Writing Around Deadlines

Another brief post today as my copyediting backlog has grown exponentially. I almost think I should change my email address for a while so my boss can’t find me until I get caught up. Needless to say, this is not a boom time for poetry. Though I am still writing every day, I’m producing more than I’m having time to edit, and what I’m producing is fragments, the kind of fragments that will later pull together into poems I can be happy with, but that right now exist as scraps of paper and emails that are only slowly getting copied into my work file.

So for today, I’m going to settle for showing you one such scrap, scribbled initially late at night after I’d copyedited pages of references, then edited whenever I could between manuscripts. I know what this scrap will become. It just needs the kind of time my current deadlines won’t allow.

Here are the words, first draft:

postponing the wrapping of sleep’s caul, the rolling
of sleep’s tight rug, holding your eyes open against
the words your brain whispers in the night, the words you wake
to turn against, a shovel digging, boot firm
against the sharp lip while stars turn
their blind eyes

Even though I was very sleepy by the time these words starting speaking in my head, I knew I had to grab them. Ignoring the muse has bad repercussions – it’s like turning down date after date with a friend and then expecting her to be there when you feel like talking. That voice dries up if you don’t listen. And while I know this makes me sound a little schizophrenic, I don’t know how else to describe it. After years of practise, I now hear poetry in my head the way a musician hears music. And when a new line comes, I drop everything to pay attention.

In this case, when I found the note to myself the next morning, I was glad I had. I immediately liked the images in the lines, even though I could equally immediately see the problems. So far, I’ve dealt with them by extending the images, hoping in that way to remove any echo of cliché. I still have to deal with the missing segue between the being in bed and the shovelling. I know what the link is, but I’m going to have to find a way to make it a little clearer.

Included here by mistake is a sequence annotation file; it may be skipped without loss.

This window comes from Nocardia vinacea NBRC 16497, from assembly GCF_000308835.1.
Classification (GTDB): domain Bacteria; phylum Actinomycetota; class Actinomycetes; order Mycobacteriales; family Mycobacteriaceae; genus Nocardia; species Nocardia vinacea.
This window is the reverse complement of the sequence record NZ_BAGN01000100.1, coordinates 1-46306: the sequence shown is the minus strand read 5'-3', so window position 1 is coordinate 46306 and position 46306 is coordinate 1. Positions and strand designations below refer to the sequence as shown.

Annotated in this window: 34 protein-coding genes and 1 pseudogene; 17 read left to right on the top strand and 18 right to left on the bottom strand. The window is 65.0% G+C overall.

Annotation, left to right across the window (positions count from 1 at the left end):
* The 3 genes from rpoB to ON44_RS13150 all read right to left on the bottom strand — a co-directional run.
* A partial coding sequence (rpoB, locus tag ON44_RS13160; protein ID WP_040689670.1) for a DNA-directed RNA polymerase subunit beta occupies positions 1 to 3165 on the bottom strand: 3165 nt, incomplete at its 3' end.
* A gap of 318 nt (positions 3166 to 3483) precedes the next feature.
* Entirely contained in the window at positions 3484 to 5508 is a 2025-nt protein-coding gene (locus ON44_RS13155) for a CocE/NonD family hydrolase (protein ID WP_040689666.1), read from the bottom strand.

But not now. Now it’s 1 am and I still have to finish copyediting 2 pages of a manuscript, proof it, then send it back to its authors. So here’s the current draft of this fragment. You’ll see it again, either here or one day in a book of my poetry.

Staying up late
postponing the wrapping of sleep’s caul, the rolling
of sleep’s rug tight
around you, holding your eyes open against
the words your brain whispers in the night, the words you wake
to turn against, waking to turn and turn, a shovel
in the earth digging, boot firm against
the sharp edge while stars open
their blind eyes, taking light years to remember
your name

As a mental health break during this busy time, I’ve been deeply enjoying Nicholson Baker’s The Anthologist, a stream of consciousness novel about a successful poet going through a time of serious writer’s block. In many ways, it’s a comforting book.

So when I worry about my poems, about whether this fragment can become as good as I want, can become part of a fine poem, I remember what Baker’s character, Paul Chowder says about what it means to be a great poet: “Out of hundreds of poems two or three are really good. Maybe four or five. Six tops. All the middling poems they write are necessary to form a raised mulch bed or nest for the great poems and to prove to the world that they labored diligently and in good faith for some years at their calling” (p. 101-102).

At the very least, this is my offering to the mulch bed I’m raising. Despite my deadline, I’m still writing.



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